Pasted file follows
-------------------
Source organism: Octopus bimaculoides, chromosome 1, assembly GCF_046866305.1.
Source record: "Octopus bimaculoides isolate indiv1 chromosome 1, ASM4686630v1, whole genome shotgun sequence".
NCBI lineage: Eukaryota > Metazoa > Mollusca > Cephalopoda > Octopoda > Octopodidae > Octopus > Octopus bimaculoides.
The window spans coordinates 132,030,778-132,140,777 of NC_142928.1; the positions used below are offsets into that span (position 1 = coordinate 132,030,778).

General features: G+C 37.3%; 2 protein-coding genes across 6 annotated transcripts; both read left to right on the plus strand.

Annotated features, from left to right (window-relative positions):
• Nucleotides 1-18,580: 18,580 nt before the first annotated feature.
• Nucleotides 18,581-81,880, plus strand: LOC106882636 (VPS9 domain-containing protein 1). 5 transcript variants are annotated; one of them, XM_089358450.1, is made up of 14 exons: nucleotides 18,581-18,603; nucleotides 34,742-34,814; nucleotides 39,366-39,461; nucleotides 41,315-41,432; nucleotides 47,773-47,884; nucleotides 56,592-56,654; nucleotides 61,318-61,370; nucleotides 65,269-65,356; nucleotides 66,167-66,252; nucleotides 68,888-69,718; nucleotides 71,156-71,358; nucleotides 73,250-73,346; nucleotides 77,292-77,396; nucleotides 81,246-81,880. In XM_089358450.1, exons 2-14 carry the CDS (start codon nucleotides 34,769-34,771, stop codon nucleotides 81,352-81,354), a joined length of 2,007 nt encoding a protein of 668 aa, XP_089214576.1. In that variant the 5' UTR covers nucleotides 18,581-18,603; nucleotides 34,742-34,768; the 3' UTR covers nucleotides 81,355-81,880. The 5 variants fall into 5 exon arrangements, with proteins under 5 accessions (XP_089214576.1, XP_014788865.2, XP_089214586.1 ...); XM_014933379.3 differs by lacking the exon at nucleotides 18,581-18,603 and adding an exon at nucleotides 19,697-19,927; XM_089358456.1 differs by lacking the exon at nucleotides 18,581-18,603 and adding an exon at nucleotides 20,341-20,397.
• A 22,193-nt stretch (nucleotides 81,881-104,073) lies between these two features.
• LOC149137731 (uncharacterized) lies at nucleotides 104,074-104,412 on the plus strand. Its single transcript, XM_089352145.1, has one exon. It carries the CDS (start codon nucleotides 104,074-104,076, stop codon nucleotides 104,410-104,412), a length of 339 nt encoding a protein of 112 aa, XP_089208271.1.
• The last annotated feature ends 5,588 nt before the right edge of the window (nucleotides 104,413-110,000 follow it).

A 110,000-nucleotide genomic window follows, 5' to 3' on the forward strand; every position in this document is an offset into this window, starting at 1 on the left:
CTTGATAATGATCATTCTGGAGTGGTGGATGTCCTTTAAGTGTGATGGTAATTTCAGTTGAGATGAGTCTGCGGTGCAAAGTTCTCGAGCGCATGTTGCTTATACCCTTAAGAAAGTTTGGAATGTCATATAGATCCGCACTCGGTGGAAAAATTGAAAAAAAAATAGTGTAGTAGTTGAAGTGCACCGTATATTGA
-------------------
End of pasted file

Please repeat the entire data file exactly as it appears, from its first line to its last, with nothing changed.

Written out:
Source organism: Octopus bimaculoides, chromosome 1, assembly GCF_046866305.1.
Source record: "Octopus bimaculoides isolate indiv1 chromosome 1, ASM4686630v1, whole genome shotgun sequence".
NCBI lineage: Eukaryota > Metazoa > Mollusca > Cephalopoda > Octopoda > Octopodidae > Octopus > Octopus bimaculoides.
The window spans coordinates 132,030,778-132,140,777 of NC_142928.1; the positions used below are offsets into that span (position 1 = coordinate 132,030,778).

General features: G+C 37.3%; 2 protein-coding genes across 6 annotated transcripts; both read left to right on the plus strand.

Annotated features, from left to right (window-relative positions):
• Nucleotides 1-18,580: 18,580 nt before the first annotated feature.
• Nucleotides 18,581-81,880, plus strand: LOC106882636 (VPS9 domain-containing protein 1). 5 transcript variants are annotated; one of them, XM_089358450.1, is made up of 14 exons: nucleotides 18,581-18,603; nucleotides 34,742-34,814; nucleotides 39,366-39,461; nucleotides 41,315-41,432; nucleotides 47,773-47,884; nucleotides 56,592-56,654; nucleotides 61,318-61,370; nucleotides 65,269-65,356; nucleotides 66,167-66,252; nucleotides 68,888-69,718; nucleotides 71,156-71,358; nucleotides 73,250-73,346; nucleotides 77,292-77,396; nucleotides 81,246-81,880. In XM_089358450.1, exons 2-14 carry the CDS (start codon nucleotides 34,769-34,771, stop codon nucleotides 81,352-81,354), a joined length of 2,007 nt encoding a protein of 668 aa, XP_089214576.1. In that variant the 5' UTR covers nucleotides 18,581-18,603; nucleotides 34,742-34,768; the 3' UTR covers nucleotides 81,355-81,880. The 5 variants fall into 5 exon arrangements, with proteins under 5 accessions (XP_089214576.1, XP_014788865.2, XP_089214586.1 ...); XM_014933379.3 differs by lacking the exon at nucleotides 18,581-18,603 and adding an exon at nucleotides 19,697-19,927; XM_089358456.1 differs by lacking the exon at nucleotides 18,581-18,603 and adding an exon at nucleotides 20,341-20,397.
• A 22,193-nt stretch (nucleotides 81,881-104,073) lies between these two features.
• LOC149137731 (uncharacterized) lies at nucleotides 104,074-104,412 on the plus strand. Its single transcript, XM_089352145.1, has one exon. It carries the CDS (start codon nucleotides 104,074-104,076, stop codon nucleotides 104,410-104,412), a length of 339 nt encoding a protein of 112 aa, XP_089208271.1.
• The last annotated feature ends 5,588 nt before the right edge of the window (nucleotides 104,413-110,000 follow it).

A 110,000-nucleotide genomic window follows, 5' to 3' on the forward strand; every position in this document is an offset into this window, starting at 1 on the left:
CTTGATAATGATCATTCTGGAGTGGTGGATGTCCTTTAAGTGTGATGGTAATTTCAGTTGAGATGAGTCTGCGGTGCAAAGTTCTCGAGCGCATGTTGCTTATACCCTTAAGAAAGTTTGGAATGTCATATAGATCCGCACTCGGTGGAAAAATTGAAAAAAAAATAGTGTAGTAGTTGAAGTGCACCGTATATTGA